BRASILIA – Brazilian President Dilma Rousseff on Monday denounced U.S. spying on her country’s state oil company and said the targeting of Petrobras proved that Washington’s intelligence efforts go beyond legitimate security concerns.
The espionage is “incompatible with democratic coexistence between friendly countries,” she said in a statement.
The U.S. National Security Agency spied on Petrobras, Brazil’s TV Globo reported Sunday, citing documents from whistle-blower Edward Snowden.
The network’s flagship news magazine, “Fantastico,” showed an NSA training slide with the heading: “Many targets use private networks.”
Targets listed on the slide include Petrobras, Google, the French foreign ministry, and SWIFT, a provider of secure financial messaging services to institutions worldwide.
The appearance of Petrobras among surveillance targets “contradicts NSA’s affirmation that the spying does not have economic or commercial objectives,” TV Globo said.
The disclosure came a week after TV Globo said NSA intercepted telephone calls and e-mails of Rousseff and Mexican leader Enrique Peña Nieto.
Last week’s story was also based on documentation from Snowden, a former NSA contractor who has been working with Brazil-based U.S. journalist Glenn Greenwald.
“There is no doubt that Petrobras represents no threat to the security of any country,” Rousseff said Monday. “What it does represent is one of the largest petroleum assets in the world and the patrimony of the Brazilian people.”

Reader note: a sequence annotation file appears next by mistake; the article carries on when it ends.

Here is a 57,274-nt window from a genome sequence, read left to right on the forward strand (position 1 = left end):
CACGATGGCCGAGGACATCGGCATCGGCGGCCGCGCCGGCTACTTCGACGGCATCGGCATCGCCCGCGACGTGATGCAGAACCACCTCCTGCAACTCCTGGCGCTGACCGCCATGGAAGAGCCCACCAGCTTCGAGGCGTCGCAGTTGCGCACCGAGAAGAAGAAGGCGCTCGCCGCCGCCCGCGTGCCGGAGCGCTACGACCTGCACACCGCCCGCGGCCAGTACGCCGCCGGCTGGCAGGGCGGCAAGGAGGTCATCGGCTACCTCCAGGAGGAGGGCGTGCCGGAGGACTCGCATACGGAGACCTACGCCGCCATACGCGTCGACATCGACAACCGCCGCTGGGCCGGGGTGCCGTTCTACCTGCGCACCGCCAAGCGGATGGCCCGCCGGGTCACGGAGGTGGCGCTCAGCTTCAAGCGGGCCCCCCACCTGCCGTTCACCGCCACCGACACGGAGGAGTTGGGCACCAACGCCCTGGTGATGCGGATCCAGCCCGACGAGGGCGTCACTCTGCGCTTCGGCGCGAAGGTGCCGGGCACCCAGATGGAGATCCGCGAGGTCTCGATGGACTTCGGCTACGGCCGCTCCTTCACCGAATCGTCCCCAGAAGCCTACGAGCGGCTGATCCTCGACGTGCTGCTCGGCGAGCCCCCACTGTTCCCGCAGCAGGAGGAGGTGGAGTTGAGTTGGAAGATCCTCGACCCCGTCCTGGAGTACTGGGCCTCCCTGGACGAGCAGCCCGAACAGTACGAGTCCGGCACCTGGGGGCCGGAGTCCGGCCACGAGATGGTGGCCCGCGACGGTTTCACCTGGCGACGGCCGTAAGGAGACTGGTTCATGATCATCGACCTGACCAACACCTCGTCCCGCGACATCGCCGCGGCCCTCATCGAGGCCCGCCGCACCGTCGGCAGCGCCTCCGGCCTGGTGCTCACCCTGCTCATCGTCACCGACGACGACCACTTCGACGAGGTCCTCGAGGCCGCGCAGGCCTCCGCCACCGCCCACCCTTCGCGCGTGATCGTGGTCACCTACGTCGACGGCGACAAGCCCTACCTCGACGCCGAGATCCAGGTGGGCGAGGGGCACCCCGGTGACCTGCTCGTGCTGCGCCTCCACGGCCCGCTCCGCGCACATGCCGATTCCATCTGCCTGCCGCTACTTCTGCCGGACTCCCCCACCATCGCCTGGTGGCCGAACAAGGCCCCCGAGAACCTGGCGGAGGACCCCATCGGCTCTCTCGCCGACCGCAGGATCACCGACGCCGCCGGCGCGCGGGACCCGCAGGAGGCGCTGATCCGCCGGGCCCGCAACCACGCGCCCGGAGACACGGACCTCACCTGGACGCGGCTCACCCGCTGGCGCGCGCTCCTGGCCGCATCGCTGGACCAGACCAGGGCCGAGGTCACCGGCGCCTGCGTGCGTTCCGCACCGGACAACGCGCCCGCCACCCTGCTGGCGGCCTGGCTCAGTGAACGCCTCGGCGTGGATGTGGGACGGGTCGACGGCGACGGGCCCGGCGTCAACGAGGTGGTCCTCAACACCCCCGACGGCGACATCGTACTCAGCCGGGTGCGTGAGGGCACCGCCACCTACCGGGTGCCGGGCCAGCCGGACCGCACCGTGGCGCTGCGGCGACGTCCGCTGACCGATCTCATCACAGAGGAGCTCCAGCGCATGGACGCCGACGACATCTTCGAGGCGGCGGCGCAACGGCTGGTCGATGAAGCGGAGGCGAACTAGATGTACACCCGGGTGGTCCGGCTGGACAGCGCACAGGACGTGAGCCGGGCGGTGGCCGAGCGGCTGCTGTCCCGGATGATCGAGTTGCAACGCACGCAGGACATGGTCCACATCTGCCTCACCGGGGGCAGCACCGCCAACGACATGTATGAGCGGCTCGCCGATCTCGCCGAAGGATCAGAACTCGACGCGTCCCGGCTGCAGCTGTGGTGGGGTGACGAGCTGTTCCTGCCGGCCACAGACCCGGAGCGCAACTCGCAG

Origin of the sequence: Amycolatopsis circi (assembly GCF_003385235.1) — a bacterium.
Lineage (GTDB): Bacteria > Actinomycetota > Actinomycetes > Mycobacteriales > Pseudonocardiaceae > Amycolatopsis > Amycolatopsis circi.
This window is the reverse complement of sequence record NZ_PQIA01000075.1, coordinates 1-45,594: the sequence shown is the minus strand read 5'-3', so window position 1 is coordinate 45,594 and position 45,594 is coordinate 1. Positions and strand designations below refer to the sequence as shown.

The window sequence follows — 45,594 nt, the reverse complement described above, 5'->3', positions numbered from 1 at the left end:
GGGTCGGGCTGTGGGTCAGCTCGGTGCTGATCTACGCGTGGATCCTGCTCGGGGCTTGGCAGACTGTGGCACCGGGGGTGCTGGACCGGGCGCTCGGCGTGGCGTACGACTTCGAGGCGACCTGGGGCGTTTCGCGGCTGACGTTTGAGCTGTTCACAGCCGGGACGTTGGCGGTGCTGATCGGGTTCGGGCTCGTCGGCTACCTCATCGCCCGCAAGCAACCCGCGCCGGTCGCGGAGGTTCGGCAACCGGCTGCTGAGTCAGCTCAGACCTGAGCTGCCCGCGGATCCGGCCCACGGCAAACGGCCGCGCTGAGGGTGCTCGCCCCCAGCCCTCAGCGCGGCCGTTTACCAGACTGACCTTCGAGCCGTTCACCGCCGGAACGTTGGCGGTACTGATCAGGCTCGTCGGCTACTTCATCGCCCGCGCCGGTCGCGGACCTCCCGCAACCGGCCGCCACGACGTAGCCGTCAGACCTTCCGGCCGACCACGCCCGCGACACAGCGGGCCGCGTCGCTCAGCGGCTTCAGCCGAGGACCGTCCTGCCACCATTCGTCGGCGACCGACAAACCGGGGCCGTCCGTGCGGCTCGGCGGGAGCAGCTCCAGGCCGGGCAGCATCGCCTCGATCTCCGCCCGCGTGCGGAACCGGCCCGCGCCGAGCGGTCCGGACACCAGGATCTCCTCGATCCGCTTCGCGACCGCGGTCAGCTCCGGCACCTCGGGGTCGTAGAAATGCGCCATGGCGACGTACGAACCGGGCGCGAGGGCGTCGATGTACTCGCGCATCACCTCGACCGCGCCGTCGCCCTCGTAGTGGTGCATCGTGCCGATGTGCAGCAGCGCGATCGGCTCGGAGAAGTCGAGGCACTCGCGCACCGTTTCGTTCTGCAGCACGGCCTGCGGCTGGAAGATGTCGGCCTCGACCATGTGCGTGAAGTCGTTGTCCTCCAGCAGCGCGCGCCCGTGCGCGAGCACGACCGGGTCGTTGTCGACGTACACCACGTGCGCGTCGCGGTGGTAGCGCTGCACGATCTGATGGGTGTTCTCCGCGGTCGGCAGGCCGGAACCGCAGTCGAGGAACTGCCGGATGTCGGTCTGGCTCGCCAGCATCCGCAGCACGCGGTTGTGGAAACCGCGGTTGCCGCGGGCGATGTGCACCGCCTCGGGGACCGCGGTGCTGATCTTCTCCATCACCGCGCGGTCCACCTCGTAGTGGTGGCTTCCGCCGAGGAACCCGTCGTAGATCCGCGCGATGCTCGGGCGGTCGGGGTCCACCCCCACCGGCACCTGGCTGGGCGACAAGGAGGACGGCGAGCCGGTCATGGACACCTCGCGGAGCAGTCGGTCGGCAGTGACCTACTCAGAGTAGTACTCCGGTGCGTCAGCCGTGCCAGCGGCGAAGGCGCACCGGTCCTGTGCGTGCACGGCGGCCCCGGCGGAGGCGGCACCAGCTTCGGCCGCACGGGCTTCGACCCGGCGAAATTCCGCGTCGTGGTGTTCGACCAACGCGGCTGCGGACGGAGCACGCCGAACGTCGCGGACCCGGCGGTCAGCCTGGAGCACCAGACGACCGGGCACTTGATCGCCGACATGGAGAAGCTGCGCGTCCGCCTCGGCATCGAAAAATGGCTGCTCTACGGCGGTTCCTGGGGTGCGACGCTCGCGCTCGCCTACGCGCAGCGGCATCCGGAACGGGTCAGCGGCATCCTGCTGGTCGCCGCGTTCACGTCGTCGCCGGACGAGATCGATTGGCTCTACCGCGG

Besides demanding an explanation, Brazil will insist the U.S. government take “concrete steps that definitively exclude the possibility of espionage which violates human rights, our sovereignty and our economic interests,” she said.
Rousseff said last Friday that whether she makes a planned state visit to Washington next month depends on Barack Obama’s response to the revelations about NSA’s monitoring of her communications.
The U.S. president “committed himself to responding to the Brazilian government before next Wednesday,” Rousseff told the media at the conclusion of the G-20 economic summit in St. Petersburg.
The two heads of state met on the sidelines of the conference to discuss the spying.
“My journey to Washington depends on the political conditions President Obama creates,” Rousseff said in St. Petersburg.
When asked about the US-Brazil relationship that "seems to be going down the toilet" during question-time at the US State Department, Deputy Spokesperson Marie Harf responded that "Brazil and the United States obviously are partners, close global partners, as the recent trip of Secretary Kerry to Brazil demonstrated. We agree that our broader relationship remains vital and that we need to move forward on a host of issues – economic, diplomatic, others as well. So we’ll address any concerns, as we have said repeatedly, in diplomatic channels about reports of intelligence activities. But we obviously believe this is an important partnership and we’ll continue working with them."